The Archbishop of Canterbury, Rowan Williams, has stepped into the controversy between religious fundamentalists and scientists by saying that he does not believe that creationism - the Bible-based account of the origins of the world - should be taught in schools.
Giving his first, wide-ranging, interview at Lambeth Palace, the archbishop was emphatic in his criticism of creationism being taught in the classroom, as is happening in two city academies founded by the evangelical Christian businessman Sir Peter Vardy and several other schools.
The Archbishop of Canterbury Rowan Williams (C), the spiritual leader of more than 70 million Anglicans worldwide, talks with Sudanese Christian children before a mass at Emmanuel Church near Omdurman, north of the capital Khartoum where Islamic Sharia law is in force, February 26, 2006. Williams appealed for religious tolerance on Sunday after arriving in Sudan where a peace deal last year ended two decades of civil war. REUTERS/Mohamed Nurledin Abdallah
"I think creationism is ... a kind of category mistake, as if the Bible were a theory like other theories ... if creationism is presented as a stark alternative theory alongside other theories I think there's just been a jarring of categories ... My worry is creationism can end up reducing the doctrine of creation rather than enhancing it," he said.
The debate over creationism or its slightly more sophisticated offshoot, so-called "intelligent design" (ID) which argues that creation is so complex that an intelligent - religious - force must have directed it, has provoked divisions in Britain but nothing like the vehemence or politicisation of the debate in the US. There, under pressure from the religious right, some states are considering giving ID equal prominence to Darwinism, the generally scientifically accepted account of the evolution of species. Most scientists believe that ID is little more than an attempt to smuggle fundamentalist Christianity into science teaching.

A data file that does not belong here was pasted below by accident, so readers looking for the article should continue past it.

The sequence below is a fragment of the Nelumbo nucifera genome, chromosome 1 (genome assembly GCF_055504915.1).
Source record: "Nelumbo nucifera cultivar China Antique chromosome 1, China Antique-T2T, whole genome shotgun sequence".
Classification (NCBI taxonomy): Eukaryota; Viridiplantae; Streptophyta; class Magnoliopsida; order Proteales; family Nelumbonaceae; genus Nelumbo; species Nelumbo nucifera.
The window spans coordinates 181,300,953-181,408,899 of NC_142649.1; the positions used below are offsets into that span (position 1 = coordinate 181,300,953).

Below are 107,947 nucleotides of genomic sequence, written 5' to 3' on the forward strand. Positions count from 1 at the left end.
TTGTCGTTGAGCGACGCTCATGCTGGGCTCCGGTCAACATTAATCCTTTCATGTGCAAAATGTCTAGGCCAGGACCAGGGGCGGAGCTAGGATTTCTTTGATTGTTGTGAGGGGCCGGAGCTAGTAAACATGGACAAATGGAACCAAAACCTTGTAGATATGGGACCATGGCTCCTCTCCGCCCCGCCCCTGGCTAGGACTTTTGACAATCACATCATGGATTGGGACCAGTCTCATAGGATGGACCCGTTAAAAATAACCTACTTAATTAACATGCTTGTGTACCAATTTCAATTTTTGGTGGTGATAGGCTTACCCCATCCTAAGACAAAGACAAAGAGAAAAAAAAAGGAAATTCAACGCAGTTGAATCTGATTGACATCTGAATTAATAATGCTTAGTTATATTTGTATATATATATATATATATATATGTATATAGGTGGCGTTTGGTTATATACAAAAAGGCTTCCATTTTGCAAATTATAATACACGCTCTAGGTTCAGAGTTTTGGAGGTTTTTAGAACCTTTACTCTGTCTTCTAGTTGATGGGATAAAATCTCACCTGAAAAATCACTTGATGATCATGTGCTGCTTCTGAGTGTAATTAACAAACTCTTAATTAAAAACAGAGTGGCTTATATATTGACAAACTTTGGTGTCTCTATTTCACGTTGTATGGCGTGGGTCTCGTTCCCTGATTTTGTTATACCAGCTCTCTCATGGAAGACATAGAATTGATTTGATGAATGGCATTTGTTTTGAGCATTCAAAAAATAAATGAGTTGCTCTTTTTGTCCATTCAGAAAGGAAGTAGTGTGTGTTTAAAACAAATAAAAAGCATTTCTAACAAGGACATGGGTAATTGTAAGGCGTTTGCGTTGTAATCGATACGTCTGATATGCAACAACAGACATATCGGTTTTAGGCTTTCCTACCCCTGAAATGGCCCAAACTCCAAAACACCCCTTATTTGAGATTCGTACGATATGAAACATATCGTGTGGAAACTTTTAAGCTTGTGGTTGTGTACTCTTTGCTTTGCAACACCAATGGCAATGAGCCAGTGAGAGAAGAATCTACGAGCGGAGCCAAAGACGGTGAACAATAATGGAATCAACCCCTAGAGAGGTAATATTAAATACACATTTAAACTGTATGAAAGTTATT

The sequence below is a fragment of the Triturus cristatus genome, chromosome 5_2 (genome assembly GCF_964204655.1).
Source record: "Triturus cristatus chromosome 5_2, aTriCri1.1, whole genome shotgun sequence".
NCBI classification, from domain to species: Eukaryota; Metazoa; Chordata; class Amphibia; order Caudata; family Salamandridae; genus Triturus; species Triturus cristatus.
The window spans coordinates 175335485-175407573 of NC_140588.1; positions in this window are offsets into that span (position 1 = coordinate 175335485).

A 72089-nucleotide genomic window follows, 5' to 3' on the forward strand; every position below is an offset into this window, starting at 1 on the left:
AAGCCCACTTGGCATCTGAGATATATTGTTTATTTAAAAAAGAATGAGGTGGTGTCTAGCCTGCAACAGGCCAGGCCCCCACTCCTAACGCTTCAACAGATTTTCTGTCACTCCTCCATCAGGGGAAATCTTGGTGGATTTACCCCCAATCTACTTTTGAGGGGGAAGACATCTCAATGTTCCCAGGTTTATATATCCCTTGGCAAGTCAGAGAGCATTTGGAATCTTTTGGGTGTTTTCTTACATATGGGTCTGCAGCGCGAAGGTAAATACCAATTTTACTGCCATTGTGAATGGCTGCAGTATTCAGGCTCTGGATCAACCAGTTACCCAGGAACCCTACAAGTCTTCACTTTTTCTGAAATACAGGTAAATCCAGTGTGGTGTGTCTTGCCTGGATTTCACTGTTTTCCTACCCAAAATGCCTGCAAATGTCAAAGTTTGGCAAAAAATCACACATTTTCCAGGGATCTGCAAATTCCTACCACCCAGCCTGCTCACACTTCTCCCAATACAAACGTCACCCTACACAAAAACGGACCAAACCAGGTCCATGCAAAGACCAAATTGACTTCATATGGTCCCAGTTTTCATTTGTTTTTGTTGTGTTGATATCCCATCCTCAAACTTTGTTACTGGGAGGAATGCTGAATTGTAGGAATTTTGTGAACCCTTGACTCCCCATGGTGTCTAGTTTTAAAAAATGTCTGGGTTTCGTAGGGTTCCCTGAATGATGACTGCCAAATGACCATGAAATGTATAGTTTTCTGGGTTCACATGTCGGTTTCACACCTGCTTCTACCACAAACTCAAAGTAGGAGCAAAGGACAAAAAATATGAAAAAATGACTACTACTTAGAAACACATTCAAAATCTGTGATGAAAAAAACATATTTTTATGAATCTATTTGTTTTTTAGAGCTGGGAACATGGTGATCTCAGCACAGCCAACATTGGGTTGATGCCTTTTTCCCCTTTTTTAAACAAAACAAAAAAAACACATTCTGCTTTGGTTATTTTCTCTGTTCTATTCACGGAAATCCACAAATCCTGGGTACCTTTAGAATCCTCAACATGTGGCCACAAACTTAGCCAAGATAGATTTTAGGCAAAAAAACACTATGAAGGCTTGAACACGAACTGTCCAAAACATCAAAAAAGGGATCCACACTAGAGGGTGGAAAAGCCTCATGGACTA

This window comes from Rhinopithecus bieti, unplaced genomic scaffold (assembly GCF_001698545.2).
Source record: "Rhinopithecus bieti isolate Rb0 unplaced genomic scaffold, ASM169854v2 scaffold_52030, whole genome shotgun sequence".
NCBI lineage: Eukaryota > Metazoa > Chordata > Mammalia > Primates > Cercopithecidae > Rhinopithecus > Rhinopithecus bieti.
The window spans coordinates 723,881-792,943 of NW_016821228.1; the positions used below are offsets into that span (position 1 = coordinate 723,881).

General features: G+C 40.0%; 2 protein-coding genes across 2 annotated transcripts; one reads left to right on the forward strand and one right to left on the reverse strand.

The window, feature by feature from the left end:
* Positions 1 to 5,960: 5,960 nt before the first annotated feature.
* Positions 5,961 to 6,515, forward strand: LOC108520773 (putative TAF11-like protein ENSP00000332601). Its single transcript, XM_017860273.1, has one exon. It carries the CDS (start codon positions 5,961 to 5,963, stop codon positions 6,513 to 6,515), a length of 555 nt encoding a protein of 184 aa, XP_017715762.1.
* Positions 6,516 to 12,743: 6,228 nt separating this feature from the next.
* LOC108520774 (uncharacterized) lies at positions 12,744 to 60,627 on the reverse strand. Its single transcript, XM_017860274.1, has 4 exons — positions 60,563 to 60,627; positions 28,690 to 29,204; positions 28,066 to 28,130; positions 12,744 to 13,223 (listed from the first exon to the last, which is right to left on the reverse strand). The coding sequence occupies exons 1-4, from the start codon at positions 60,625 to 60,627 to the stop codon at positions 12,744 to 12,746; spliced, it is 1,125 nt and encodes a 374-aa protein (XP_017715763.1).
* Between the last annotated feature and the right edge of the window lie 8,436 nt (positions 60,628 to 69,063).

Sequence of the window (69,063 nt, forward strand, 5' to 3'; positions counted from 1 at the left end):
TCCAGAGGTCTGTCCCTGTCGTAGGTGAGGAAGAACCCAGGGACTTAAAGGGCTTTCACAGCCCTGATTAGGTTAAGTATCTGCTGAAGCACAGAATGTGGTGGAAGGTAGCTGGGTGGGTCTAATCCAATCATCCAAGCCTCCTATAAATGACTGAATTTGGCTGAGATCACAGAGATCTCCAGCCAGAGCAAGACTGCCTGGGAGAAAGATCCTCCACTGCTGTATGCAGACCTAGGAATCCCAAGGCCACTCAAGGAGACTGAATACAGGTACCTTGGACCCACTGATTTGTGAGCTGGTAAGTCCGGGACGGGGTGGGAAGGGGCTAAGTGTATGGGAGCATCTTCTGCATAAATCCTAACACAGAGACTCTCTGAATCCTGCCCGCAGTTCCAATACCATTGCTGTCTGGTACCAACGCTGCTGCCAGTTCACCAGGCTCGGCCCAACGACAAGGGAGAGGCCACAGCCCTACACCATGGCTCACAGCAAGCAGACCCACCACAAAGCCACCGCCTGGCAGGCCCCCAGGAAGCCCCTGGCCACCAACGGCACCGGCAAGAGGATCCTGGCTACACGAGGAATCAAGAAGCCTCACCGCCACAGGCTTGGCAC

States from Ohio to California are considering placing ID it on the curriculum, with President George Bush telling reporters last August that "both sides ought to be properly taught ... so people can understand what the debate is about." The archbishop's remarks place him firmly on the side of science.
Dr Williams spoke of his determination to hold the third-largest Christian denomination together in its row over the place of gay clergy. He was also highly critical of parts of the church in Africa and said he did not wish to be seen as "comic vicar to the nation", speaking out on issues where he can make no difference.
Speaking of the church's situation in Africa, the archbishop issued snubs to two of the region's archbishops. He described the position in central Africa, where Archbishop Bernard Malango has just absolved without trial Bishop Norbert Kunonga of Harare, accused by his parishioners of incitement to murder, as "dismal and deeply problematic" .
Dr Williams also criticised Archbishop Peter Akinola, leader of the largest single national church in the Anglican communion, in Nigeria, who has been accused of encouraging violence against Muslims during recent rioting by warning that Christian youth could retaliate against them. Dr Williams claimed the African primate had not made himself sufficiently clear: "He did not mean to stir up the violence ... I think he meant to issue a warning which certainly has been taken as a threat, an act of provocation."
Speaking of the gay debate which threatens to split the church, Dr Williams insisted he would continue to try to hold the communion together. "I can only say that I think I have got to try ... For us to break apart in an atmosphere of deep mistrust, fierce recrimination and mutual misunderstanding is really not going to be in anybody's good in the long run." But he accepted there might come a moment where the Anglican Communion says "we can't continue, we can't continue with this".
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